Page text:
The Shrinking American Middle Class: The Social and Cultural Implications of Growing Inequality

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On Tuesday 22nd May , the United Nations Special Rapporteur on extreme poverty and human rights released the final report on his country visit to the UK. This UN report provides an appalling indictment on the effects of a decade of, at best, a failed debt recovery project, or, at worst, a strategy to cement the interests of the wealthy and powerful.

But there are still more dimensions to the legacy of austerity that are equally as troubling as its immediate impact. One of these is the extent to which austerity has decapacitated the mobilising forces that are essential to welfare-state-building and, in particular, the middle class. Although a sociologically nebulous category, the middle class has historically been a significant ally in the development of welfare states in the global North, Latin America and Asia.

Social class

The middle class tends to capture disproportionate benefits from the welfare state and contributory benefits in particular , but this is why its politics matter: it has power in voicing and securing demands for more and better public services, defending existing provisions and protecting universalism. Middle class buy-in is central to the integrative function of state welfare, and middle-class flight underwrites both residualisation and the general decline in scope and generosity of social policies.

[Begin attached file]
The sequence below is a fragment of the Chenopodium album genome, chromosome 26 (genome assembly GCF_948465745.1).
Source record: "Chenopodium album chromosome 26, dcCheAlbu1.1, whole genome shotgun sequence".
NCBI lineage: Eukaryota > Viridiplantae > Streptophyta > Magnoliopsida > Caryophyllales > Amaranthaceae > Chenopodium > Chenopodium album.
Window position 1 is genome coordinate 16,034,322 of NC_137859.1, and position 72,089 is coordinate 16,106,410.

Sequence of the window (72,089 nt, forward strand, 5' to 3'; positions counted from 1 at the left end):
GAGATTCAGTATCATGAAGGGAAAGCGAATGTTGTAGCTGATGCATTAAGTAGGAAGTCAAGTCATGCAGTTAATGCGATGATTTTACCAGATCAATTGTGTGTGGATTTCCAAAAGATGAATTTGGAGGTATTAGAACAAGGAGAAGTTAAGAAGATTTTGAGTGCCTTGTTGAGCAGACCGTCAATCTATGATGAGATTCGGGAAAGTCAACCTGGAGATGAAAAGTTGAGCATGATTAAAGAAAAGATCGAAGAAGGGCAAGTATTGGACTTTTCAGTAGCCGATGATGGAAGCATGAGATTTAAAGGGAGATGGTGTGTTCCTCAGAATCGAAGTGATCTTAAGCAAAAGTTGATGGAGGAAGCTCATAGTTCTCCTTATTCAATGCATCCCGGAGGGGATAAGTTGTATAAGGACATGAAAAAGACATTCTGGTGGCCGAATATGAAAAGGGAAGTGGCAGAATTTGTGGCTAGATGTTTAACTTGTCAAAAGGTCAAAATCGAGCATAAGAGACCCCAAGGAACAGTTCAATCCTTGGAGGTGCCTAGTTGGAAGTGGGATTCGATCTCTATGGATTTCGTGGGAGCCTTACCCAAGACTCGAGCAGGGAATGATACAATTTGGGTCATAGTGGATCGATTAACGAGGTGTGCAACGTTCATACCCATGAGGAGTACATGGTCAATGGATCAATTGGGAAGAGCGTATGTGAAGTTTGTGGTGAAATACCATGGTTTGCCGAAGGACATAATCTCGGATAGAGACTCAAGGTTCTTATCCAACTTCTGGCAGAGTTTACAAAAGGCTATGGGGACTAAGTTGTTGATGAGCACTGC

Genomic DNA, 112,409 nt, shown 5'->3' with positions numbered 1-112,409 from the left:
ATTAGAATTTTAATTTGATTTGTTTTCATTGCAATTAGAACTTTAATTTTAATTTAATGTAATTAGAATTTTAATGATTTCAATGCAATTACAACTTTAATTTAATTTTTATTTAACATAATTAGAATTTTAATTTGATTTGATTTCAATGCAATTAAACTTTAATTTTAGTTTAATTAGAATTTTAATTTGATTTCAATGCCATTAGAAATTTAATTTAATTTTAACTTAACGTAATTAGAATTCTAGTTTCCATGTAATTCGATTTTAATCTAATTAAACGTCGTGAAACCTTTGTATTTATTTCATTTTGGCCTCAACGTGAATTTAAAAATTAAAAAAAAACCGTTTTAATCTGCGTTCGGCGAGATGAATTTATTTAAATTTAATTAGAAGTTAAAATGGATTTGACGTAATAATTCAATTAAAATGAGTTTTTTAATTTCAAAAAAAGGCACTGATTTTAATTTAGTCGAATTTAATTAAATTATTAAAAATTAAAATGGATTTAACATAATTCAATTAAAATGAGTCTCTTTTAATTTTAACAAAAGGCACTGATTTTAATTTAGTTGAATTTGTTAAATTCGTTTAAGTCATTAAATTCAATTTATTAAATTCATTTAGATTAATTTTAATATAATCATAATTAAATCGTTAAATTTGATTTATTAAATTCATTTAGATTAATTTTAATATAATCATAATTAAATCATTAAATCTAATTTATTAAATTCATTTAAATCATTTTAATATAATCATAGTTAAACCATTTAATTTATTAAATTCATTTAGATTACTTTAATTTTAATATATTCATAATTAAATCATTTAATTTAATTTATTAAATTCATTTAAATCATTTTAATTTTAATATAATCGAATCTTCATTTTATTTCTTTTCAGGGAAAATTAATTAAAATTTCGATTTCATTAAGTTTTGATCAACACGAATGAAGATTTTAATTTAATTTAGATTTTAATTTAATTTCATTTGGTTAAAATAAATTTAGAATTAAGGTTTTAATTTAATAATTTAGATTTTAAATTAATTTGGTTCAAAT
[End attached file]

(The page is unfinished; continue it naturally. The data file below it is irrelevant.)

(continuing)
On income measures, the global middle class , currently estimated at Progress is expected to come especially in and from China, India and the wider Asian world region because this is where most of the emerging middle class is to be found. The middle class is also expected to accelerate its own expansion — generally, the higher the median income, the greater the population share of the middle class, except in the US disproportionately small and central European countries disproportionately large , adding a further dimension to its desirability.